Towns and Villages of the Cotswolds

The Towns and Villages of the Cotswolds section has been published on the website! I have been working on this section for the last several months (but kept getting interupted by other projects) and I am pleased to have it finished. For me, this means Cotswolder is finally a full website. I will write about more topics, and I want to reorganize how the material is presented, but the base of the website is now there (over 50 pages not including the blog or photo gallery).

So, this is the official “launch” of Cotswolder!! This is very exciting for me because I have been without a website to run since I sold SlowTrav.com last year.

The Towns and Villages section has a page for each market town describing the town, the historic sites in the town, food and drink options (not all places are listed, just the places that we have liked or that I know are good), shopping (mostly food shopping options – i.e. the nearest Waitrose 🙂 ), what there is to see nearby (villages, historic houses, gardens, prehistoric sites) and walks in the area (walks we have done from the Jarrold Pathfinder or Goldeneye guides). Throughout each page I link to other websites with more information.

My goal is to update the site on a regular basis, with information from our trips or that people send to me, so that it remains an up-to-date guide to the Cotswolds. I have dated each article so that you can see when it was written or updated.

Vacation Rentals in the Cotswolds

Since I travel by staying in vacation rentals (holiday cottages) and the Cotswolds is a great place to travel this way, much of the site assumes that is how people reading it travel. That is why I list the information for food shopping or assume that if you go to a market town you have a whole day to spend there and in the surrounding area.

The Accommodations – Vacation Rentals section gives you a list of my recommended agencies and resources for finding vacation rentals.

Still to Come on Cotswolder

Photos: A local photographer, who has been photographing the market towns for Cotswolder, has been held up because of the bad weather. Hopefully there will be some good sunny days now and she can finish the project. I have a lot of photos from recent trips that I will be uploading to the Cotswolder Photo Gallery over the next few weeks.

Printing Pages: I have set it up so that the pages print nicely – sidebars and images do not display, so you get a short text printout – but I am also going to look at making a PDF (Adobe Acrobat) of the main pages of the site, so someone can download it and bring it with them on a trip.

More Cotswolds Information: I have much more to say about the Cotswolds!! 🙂 And I will be adding new pages with more of my favorite things to do in this area.

Tell Me What You Think!

If you find errors, please let me know. If you have a favorite village or pub or anything that I have left out, I want to know. If I recommended something and they are no longer “good” or have gone out of business, tell me. If you found this site because your business is listed here, please drop me a line!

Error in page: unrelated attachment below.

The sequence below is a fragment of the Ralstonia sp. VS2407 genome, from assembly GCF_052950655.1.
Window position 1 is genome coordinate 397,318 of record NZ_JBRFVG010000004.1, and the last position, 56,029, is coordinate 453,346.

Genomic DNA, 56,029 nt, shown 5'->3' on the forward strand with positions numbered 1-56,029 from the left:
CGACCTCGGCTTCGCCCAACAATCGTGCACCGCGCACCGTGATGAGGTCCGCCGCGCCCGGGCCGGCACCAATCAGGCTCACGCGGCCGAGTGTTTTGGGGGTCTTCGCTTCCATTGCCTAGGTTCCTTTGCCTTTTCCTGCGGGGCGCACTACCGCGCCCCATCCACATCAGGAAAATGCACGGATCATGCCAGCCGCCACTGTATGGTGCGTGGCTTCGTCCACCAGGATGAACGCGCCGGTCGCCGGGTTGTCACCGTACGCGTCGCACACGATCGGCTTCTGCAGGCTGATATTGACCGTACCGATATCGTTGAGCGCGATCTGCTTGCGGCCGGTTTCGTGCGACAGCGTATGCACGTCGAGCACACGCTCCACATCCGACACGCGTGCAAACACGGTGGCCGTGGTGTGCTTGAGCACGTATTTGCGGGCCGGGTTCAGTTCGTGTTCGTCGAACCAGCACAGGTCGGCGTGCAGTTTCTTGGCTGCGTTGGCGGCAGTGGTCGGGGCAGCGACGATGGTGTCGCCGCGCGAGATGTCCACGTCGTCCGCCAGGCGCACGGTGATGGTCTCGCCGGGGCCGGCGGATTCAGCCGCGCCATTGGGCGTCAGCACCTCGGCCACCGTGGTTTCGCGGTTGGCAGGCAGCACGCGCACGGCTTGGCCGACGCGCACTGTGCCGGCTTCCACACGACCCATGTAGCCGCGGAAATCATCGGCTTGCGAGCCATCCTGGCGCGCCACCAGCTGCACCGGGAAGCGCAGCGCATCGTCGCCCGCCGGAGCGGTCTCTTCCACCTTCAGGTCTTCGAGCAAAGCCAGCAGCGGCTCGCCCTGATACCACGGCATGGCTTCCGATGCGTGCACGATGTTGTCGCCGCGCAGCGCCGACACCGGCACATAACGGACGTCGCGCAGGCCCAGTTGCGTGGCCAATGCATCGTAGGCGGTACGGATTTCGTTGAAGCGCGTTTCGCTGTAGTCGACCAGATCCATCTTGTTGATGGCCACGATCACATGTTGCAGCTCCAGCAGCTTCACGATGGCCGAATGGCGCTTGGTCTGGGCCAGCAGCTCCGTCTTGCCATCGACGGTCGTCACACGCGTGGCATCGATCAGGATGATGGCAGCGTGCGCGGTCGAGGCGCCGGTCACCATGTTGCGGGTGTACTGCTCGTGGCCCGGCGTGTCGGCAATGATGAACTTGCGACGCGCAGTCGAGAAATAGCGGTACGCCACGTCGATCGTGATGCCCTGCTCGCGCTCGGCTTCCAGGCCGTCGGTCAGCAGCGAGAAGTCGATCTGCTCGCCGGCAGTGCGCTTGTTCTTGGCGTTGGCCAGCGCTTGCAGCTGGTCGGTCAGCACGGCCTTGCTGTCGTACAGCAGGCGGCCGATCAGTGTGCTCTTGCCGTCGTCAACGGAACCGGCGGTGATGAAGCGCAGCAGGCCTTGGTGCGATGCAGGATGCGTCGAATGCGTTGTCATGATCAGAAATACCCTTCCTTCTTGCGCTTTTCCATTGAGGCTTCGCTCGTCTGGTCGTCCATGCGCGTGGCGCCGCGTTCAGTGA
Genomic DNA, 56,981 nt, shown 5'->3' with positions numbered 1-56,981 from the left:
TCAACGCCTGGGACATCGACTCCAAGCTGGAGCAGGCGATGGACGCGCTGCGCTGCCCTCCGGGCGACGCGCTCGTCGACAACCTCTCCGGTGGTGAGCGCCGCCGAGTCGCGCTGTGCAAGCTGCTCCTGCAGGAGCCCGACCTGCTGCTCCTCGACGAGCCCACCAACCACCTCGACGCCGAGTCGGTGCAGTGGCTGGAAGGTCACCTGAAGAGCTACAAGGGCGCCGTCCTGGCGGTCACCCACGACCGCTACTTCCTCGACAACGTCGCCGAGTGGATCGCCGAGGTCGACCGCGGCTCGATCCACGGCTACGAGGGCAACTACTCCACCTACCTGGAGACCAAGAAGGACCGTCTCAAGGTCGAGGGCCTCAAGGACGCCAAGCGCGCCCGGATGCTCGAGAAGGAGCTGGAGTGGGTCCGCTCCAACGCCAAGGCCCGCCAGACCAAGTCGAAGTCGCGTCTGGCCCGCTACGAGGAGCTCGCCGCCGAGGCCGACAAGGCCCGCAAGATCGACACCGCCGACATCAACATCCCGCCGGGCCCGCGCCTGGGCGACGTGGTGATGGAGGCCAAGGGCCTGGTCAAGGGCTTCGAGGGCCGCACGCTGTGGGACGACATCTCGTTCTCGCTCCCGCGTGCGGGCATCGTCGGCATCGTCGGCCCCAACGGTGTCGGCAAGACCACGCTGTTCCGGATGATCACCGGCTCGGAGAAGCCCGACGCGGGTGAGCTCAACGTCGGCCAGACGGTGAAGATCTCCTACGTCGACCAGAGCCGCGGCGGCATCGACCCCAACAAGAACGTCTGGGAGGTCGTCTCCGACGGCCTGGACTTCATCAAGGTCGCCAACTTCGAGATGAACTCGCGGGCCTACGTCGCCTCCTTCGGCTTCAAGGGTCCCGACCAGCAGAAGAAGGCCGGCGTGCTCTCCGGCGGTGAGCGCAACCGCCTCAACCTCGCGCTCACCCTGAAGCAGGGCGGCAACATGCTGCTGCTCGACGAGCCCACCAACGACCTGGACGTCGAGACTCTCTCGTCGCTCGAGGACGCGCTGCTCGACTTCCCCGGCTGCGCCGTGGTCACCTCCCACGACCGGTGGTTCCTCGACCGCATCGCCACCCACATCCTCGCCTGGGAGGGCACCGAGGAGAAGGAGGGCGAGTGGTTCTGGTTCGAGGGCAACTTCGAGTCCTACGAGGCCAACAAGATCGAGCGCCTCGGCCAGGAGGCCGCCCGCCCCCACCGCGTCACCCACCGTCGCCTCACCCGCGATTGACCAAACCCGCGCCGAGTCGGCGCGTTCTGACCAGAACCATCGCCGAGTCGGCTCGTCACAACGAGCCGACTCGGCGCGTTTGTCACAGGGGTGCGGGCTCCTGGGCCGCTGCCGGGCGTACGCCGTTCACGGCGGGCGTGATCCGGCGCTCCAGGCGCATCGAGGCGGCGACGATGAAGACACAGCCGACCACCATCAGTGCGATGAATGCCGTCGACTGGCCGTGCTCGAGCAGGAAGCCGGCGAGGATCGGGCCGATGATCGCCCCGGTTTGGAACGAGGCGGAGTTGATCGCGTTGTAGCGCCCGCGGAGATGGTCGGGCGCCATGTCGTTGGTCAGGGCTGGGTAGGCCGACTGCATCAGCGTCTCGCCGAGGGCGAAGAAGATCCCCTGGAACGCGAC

Thank you for dropping by!!

 

Published by

Pauline Kenny

Pauline Kenny and Steve Cohen are US expats living in Dorset. We moved to the UK in 2010. Read about our move. If you would like to talk about travel, please join us on the Slow Europe Travel Forums.

12 thoughts on “Towns and Villages of the Cotswolds”

  1. Pauline,

    Wow…lots of info in that section and the expanding files under the towns works well. You didn’t mention the place with good caffe’ in Stow (yeah I know, its all about the tea). No I don’t recall the name of the place either.

  2. Good memory Bryan! I remember it is on Digbeth St, beside that good food store. I was going to go through all my notebooks from the past two trips to see if I can find some places I forgot – I will see if I have that place noted.

  3. Hello Pauline,

    I’ve just looked at this site for the first time in months. The Towns & Villages section looks great. I think the page on the Stroud district, which is the part of the Cotswolds I know best, is an excellent guide.

    An update on the weather. The beginning of September was miserable … many gloomy days and quite a lot more rain. But since mid-September things have looked up, with plenty of blue skies and sunshine doing their bit to try to cheer us up!

    Best wishes,

    Hugh

  4. Thanks Hugh! I hope to add more information for the Stroud area, because that is the area I know the best. Finally some good weather! I knew we should have planned a fall trip 🙁

  5. Hi Pauline,
    I’m wondering if you can recommend someone to be a driver for us, instead of us renting a car.
    I will contact your airport to Bath driver for the transfer from Southampton to Bath, but am wondering if he or someone else you know of might do daytrips from Bath & also from a place we choose to stay in the Cotswolds?